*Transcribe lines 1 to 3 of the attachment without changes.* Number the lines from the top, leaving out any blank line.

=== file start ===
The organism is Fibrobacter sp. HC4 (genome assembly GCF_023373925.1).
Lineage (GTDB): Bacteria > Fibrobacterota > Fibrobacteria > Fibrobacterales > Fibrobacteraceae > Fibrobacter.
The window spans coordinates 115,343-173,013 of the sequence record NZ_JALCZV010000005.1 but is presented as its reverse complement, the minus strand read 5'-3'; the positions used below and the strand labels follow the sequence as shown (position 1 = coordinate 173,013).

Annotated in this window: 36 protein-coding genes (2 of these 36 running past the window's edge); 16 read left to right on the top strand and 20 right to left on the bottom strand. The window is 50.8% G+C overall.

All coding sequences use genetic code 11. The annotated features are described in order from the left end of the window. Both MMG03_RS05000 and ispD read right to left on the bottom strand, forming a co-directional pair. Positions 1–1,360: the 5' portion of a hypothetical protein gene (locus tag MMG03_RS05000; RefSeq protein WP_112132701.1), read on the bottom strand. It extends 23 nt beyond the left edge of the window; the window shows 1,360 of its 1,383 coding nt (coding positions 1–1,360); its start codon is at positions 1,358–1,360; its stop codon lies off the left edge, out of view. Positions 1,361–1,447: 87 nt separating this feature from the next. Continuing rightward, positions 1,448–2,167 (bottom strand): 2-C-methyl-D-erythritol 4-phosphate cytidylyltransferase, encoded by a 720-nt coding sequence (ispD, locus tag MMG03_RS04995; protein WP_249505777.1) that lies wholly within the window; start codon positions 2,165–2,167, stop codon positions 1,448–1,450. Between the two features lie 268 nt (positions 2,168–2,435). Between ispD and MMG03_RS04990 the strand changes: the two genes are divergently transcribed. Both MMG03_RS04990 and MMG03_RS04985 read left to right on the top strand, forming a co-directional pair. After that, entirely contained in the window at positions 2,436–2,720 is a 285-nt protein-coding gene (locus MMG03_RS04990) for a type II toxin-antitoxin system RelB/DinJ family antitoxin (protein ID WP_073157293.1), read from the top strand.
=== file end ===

The organism is Fibrobacter sp. HC4 (genome assembly GCF_023373925.1).
Lineage (GTDB): Bacteria > Fibrobacterota > Fibrobacteria > Fibrobacterales > Fibrobacteraceae > Fibrobacter.
The window spans coordinates 115,343-173,013 of the sequence record NZ_JALCZV010000005.1 but is presented as its reverse complement, the minus strand read 5'-3'; the positions used below and the strand labels follow the sequence as shown (position 1 = coordinate 173,013).